Tuesday, 23 February 2016

A Whiff Of Oxygen From The Early Archaean

From 2.4 to 2.2 billion years ago, across the Proterozoic Earth, billions of tonnes of iron oxides were laid down in thick deposits known as banded iron formations. They indicate something very special: the permanent appearence of oxygen in the atmosphere. The Great Oxidation Event, as it is known, was a revolutionary time in Earth's history. Recently, however, geological studies have shown that temporary pulses of oxygen did occur hundreds of millions of years before the permanent oxygenation of the atmosphere. These have been shown to extend back into the Archaean eon 3.2 billion years ago. The only process powerful enough to generate significant amounts of oxygen is photosynthesis and the only photosynthetic organisms in the Archaean were cyanobacteria. Such oxygen traces have therefore been taken as evidence of their existence at an equivalently ancient point in time.

Banded iron from Isua
Now a recent study has pushed the geochemical record of oxygen back by an incredible 600 million years into the earliest Archaean. A team of researchers, led by Professor Robert Frei from the University of Copenhagen, analysed 3.8 billion year old banded iron formations from Isua in Western Greenland.

Banded iron formations are sedimentary rocks composed of alternating layers of silica and iron hydroxides. As they only form in marine environments, and as the constituent grains interact chemically with surrounding seawater, they preserve an excellent geochemical record of their deposition environment.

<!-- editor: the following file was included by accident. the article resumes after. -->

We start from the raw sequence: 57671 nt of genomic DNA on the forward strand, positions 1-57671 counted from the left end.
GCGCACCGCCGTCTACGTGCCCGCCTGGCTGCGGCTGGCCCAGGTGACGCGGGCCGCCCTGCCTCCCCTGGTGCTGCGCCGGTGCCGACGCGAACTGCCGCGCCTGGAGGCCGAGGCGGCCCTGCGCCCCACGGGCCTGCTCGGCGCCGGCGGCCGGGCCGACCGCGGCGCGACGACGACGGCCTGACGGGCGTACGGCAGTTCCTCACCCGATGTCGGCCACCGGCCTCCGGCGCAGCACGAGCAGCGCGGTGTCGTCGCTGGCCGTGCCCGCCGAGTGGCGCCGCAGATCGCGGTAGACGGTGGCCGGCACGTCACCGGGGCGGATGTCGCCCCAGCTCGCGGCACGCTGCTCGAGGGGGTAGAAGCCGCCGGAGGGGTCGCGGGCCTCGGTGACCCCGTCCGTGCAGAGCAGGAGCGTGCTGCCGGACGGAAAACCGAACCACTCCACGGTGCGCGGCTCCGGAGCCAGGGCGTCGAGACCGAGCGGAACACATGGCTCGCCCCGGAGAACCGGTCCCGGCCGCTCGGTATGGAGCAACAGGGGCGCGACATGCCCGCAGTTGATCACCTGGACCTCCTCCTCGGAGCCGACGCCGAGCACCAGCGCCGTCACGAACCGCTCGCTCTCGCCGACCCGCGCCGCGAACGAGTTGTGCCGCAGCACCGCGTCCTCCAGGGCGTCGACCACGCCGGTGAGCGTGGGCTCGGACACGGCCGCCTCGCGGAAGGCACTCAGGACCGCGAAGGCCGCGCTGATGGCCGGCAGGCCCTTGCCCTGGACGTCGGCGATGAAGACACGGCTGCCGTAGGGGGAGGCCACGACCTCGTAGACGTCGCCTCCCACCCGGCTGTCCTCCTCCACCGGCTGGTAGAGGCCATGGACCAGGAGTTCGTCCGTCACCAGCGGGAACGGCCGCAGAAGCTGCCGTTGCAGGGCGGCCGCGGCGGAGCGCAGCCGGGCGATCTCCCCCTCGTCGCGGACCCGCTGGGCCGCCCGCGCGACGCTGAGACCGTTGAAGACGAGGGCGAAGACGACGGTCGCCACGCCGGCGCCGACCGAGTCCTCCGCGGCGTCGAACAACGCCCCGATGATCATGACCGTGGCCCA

Analysis shows that the ratios of chromium and uranium isotopes in the banded iron are consistent with having been weathered from continental rocks by reactive oxygen species. These could only exist in an atmosphere containing free oxygen, if only temporarily. Oxygen is a chemically reactive element and is quickly stripped from the atmosphere. To have built up concentrations high enough to result in the deposition of banded iron formations requires a powerful source. This suggests that photosynthesis may have been in action 3.8 billion years ago, adding weight to the theory that life is older still.

'It is generally believed that the Early Earth was a completely anoxic, but our study shows that the surface of the Earth was exposed to a low oxygen atmosphere already this time,' said Professor Frei. 'This has far reaching implications for how we investigate the pace of evolution of life and its biodiversity on our planet.'